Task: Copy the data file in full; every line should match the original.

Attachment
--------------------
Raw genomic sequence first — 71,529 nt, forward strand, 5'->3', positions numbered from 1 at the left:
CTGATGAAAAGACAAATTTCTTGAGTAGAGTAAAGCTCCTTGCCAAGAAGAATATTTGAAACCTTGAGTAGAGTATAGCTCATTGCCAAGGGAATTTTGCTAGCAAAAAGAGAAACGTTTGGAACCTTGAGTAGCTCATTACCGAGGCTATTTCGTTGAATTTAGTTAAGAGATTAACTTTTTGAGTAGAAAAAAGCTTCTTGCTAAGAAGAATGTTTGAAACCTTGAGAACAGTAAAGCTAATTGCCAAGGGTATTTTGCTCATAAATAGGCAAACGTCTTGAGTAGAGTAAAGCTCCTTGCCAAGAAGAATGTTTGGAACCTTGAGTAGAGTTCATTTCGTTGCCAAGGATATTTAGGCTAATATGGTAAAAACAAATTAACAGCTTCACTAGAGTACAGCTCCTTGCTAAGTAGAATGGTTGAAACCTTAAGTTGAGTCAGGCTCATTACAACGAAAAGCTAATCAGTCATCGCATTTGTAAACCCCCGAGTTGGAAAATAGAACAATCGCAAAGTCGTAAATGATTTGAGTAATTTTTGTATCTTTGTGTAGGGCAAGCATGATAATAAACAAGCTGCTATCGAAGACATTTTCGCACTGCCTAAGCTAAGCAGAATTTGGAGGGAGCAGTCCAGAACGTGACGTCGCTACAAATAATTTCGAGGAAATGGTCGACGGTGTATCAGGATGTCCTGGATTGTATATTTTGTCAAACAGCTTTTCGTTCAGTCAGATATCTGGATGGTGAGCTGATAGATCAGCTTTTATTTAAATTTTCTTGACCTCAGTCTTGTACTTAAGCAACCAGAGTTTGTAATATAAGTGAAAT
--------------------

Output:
Raw genomic sequence first — 71,529 nt, forward strand, 5'->3', positions numbered from 1 at the left:
CTGATGAAAAGACAAATTTCTTGAGTAGAGTAAAGCTCCTTGCCAAGAAGAATATTTGAAACCTTGAGTAGAGTATAGCTCATTGCCAAGGGAATTTTGCTAGCAAAAAGAGAAACGTTTGGAACCTTGAGTAGCTCATTACCGAGGCTATTTCGTTGAATTTAGTTAAGAGATTAACTTTTTGAGTAGAAAAAAGCTTCTTGCTAAGAAGAATGTTTGAAACCTTGAGAACAGTAAAGCTAATTGCCAAGGGTATTTTGCTCATAAATAGGCAAACGTCTTGAGTAGAGTAAAGCTCCTTGCCAAGAAGAATGTTTGGAACCTTGAGTAGAGTTCATTTCGTTGCCAAGGATATTTAGGCTAATATGGTAAAAACAAATTAACAGCTTCACTAGAGTACAGCTCCTTGCTAAGTAGAATGGTTGAAACCTTAAGTTGAGTCAGGCTCATTACAACGAAAAGCTAATCAGTCATCGCATTTGTAAACCCCCGAGTTGGAAAATAGAACAATCGCAAAGTCGTAAATGATTTGAGTAATTTTTGTATCTTTGTGTAGGGCAAGCATGATAATAAACAAGCTGCTATCGAAGACATTTTCGCACTGCCTAAGCTAAGCAGAATTTGGAGGGAGCAGTCCAGAACGTGACGTCGCTACAAATAATTTCGAGGAAATGGTCGACGGTGTATCAGGATGTCCTGGATTGTATATTTTGTCAAACAGCTTTTCGTTCAGTCAGATATCTGGATGGTGAGCTGATAGATCAGCTTTTATTTAAATTTTCTTGACCTCAGTCTTGTACTTAAGCAACCAGAGTTTGTAATATAAGTGAAAT